Which is a very unrealistic comparison. The cleric will have low level heals, mid level heals, and high level heals they can also use.

No, sorry. In my attempt at apples to apples, the cleric was using all the spells of the levels that the sorcerer used. It's just not a realistic scenario. A few aoe heals per day? Maybe. But 13 of them? And all within 15 ft? No chance. Also, clerics are better aoe healers just because of selective energy (though sorcerer can pick it up with MC).

Forums aren't great for showing math stuff. The cleric actually casts more spells in my example, but reducing rounds of casting to make it more apples to apples would help the cleric, not the sorcerer (and if we let the cleric cast more because of the rounds the sorcerer is casting angelic halo, it bumps the cleric even more).


Pumpkinhead11:

First, it needs to be stressed again, that 15 ft 3-action heals, are exceedingly unlikely to be useful in combat. Outside of combat, you'll use treat wounds, focus spell healing, etc.

However, let's consider the ideal scenario for your angelic sorcerer: Level 20, immobile group surrounding the sorcerer, fighting undead, with all players damaged enough each turn to need 3 action heals, and combats lasting long enough that low-level healing (even boosted with angelic halo) is worth bothering with.

Now, you said in the earlier post that sorcerer will quickly outpace the cleric. Using your low level spells is only an apples to apples comparison if the cleric also uses those spells, so whatever the sorc uses, the cleric uses (so much as he can).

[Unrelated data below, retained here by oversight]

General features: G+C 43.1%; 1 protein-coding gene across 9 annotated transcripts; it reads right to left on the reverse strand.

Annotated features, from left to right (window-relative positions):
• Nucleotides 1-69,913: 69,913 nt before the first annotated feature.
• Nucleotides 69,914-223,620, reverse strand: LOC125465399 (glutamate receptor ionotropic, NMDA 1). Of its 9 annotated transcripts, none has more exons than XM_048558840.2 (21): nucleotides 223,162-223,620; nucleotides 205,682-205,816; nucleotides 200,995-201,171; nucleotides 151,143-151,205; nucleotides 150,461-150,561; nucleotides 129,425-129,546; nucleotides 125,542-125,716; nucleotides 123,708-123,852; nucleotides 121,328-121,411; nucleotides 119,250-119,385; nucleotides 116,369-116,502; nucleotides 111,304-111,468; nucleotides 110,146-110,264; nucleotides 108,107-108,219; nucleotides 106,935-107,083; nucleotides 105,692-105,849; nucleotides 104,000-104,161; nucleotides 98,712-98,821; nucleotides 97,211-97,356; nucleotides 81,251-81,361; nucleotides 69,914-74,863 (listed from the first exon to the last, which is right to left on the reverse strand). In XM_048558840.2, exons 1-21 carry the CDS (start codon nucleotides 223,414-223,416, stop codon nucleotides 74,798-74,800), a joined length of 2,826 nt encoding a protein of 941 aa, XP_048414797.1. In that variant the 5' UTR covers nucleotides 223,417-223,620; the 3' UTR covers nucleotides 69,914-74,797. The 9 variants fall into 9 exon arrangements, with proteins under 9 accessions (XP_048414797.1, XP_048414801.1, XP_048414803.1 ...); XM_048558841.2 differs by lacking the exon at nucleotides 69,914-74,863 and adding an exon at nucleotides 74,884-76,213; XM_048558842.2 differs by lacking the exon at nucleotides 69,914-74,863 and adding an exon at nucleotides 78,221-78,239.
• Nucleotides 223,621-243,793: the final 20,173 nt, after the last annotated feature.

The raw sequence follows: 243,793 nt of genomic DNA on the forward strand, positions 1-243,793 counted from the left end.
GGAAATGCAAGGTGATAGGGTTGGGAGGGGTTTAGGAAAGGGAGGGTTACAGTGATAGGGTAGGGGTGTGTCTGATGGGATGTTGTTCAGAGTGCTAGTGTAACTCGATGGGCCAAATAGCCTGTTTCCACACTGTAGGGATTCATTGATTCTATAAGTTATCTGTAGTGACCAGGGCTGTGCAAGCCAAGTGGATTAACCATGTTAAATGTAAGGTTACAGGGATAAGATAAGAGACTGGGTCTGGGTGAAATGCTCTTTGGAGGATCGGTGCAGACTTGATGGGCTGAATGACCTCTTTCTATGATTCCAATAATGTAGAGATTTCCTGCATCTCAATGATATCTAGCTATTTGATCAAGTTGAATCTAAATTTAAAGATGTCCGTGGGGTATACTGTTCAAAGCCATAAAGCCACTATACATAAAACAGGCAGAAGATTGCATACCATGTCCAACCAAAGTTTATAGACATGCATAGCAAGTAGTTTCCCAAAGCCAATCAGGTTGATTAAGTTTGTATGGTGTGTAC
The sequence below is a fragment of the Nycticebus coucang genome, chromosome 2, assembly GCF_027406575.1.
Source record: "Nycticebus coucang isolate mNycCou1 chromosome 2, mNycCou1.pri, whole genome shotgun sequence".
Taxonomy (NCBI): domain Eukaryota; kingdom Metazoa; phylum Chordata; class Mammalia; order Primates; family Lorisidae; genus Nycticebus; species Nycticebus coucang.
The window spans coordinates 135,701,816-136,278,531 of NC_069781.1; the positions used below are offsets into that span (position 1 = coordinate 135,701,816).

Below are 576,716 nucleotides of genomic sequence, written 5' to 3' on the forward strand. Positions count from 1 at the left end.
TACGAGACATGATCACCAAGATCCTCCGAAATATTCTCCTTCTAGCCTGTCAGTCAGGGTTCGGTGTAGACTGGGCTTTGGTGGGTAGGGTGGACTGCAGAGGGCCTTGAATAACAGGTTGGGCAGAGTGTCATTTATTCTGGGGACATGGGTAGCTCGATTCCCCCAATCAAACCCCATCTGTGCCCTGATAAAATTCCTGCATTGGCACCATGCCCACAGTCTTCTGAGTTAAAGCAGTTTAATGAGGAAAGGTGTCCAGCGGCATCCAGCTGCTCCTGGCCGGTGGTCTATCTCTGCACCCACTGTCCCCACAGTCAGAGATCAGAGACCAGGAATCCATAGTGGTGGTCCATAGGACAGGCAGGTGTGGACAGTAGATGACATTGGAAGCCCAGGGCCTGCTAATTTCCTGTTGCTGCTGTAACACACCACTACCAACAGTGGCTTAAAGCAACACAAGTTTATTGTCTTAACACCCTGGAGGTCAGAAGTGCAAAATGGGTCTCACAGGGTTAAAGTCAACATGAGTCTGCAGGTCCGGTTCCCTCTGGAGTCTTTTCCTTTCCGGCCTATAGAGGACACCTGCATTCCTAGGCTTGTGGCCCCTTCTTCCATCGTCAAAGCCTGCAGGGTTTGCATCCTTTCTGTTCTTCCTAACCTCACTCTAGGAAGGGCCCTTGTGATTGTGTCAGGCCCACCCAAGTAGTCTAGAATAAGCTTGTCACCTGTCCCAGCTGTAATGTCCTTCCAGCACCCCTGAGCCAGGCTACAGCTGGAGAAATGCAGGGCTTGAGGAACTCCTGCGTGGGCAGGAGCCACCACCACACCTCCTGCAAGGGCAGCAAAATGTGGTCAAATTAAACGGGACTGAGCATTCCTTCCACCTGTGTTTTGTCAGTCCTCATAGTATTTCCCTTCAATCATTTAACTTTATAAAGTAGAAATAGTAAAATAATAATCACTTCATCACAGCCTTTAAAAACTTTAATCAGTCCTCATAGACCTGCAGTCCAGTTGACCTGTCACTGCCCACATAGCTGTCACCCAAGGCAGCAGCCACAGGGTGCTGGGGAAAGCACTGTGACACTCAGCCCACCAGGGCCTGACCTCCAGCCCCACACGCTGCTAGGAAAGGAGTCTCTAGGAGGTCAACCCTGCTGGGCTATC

Cleric font (5 cha bonus at 20):

6 10th level spells: 10d8 *6 (should be 10d10, but we're being silly already) = 45*6 = 270

Sorcerer:

4 1st level spells: (1d8 + 20)*4 = 24.5 * 4 = 98
Sorc total: 98

3 for cleric: 13.5
Cleric total: 283.5

4 2nd level spells: (2d8 + 20)*4 = 29 * 4 = 116
Sorc total: 214

3 for cleric: 27
Cleric total: 310.5

4 3rd level spells: (3d8 + 20)*4 = 33.5 * 4 = 134
Sorc total: 348

3 for cleric: 40.5
Cleric total: 351

4 4th level spells: (4d8 + 20)*4 = 152
Sorc total: 500

3 for cleric: 54
Cleric total: 405

There you have it, under ridiculously ideal circumstances, the sorcerer can outstrip the cleric in a very silly fight where everyone is immobile, and the fight lasts 13 rounds (actually 15, since he needs two to cast angelic halo, as the fight has lasted longer than a minute at this point), and also doesn't need large heals, just a lot over time.